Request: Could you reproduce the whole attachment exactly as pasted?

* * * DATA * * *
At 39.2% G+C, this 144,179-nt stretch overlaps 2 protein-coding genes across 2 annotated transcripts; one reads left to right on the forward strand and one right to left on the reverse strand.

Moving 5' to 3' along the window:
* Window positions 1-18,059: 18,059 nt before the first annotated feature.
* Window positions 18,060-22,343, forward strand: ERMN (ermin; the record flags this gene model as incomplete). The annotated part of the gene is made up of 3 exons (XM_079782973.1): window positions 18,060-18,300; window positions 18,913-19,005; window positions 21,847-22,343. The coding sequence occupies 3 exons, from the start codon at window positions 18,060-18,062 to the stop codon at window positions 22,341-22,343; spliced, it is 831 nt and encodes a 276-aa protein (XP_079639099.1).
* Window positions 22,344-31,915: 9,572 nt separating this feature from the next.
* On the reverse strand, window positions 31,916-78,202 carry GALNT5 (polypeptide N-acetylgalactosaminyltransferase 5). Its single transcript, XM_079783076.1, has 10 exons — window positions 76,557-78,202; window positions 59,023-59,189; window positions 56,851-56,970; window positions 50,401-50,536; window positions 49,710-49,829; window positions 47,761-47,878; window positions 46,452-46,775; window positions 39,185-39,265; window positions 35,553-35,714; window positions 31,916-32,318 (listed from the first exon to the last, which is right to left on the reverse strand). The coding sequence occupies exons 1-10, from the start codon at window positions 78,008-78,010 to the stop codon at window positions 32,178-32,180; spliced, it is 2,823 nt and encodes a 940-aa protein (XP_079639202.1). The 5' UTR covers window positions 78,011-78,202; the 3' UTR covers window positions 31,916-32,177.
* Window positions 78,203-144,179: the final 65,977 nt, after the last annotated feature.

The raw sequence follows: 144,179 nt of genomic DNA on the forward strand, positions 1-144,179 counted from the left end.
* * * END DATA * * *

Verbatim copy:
At 39.2% G+C, this 144,179-nt stretch overlaps 2 protein-coding genes across 2 annotated transcripts; one reads left to right on the forward strand and one right to left on the reverse strand.

Moving 5' to 3' along the window:
* Window positions 1-18,059: 18,059 nt before the first annotated feature.
* Window positions 18,060-22,343, forward strand: ERMN (ermin; the record flags this gene model as incomplete). The annotated part of the gene is made up of 3 exons (XM_079782973.1): window positions 18,060-18,300; window positions 18,913-19,005; window positions 21,847-22,343. The coding sequence occupies 3 exons, from the start codon at window positions 18,060-18,062 to the stop codon at window positions 22,341-22,343; spliced, it is 831 nt and encodes a 276-aa protein (XP_079639099.1).
* Window positions 22,344-31,915: 9,572 nt separating this feature from the next.
* On the reverse strand, window positions 31,916-78,202 carry GALNT5 (polypeptide N-acetylgalactosaminyltransferase 5). Its single transcript, XM_079783076.1, has 10 exons — window positions 76,557-78,202; window positions 59,023-59,189; window positions 56,851-56,970; window positions 50,401-50,536; window positions 49,710-49,829; window positions 47,761-47,878; window positions 46,452-46,775; window positions 39,185-39,265; window positions 35,553-35,714; window positions 31,916-32,318 (listed from the first exon to the last, which is right to left on the reverse strand). The coding sequence occupies exons 1-10, from the start codon at window positions 78,008-78,010 to the stop codon at window positions 32,178-32,180; spliced, it is 2,823 nt and encodes a 940-aa protein (XP_079639202.1). The 5' UTR covers window positions 78,011-78,202; the 3' UTR covers window positions 31,916-32,177.
* Window positions 78,203-144,179: the final 65,977 nt, after the last annotated feature.

The raw sequence follows: 144,179 nt of genomic DNA on the forward strand, positions 1-144,179 counted from the left end.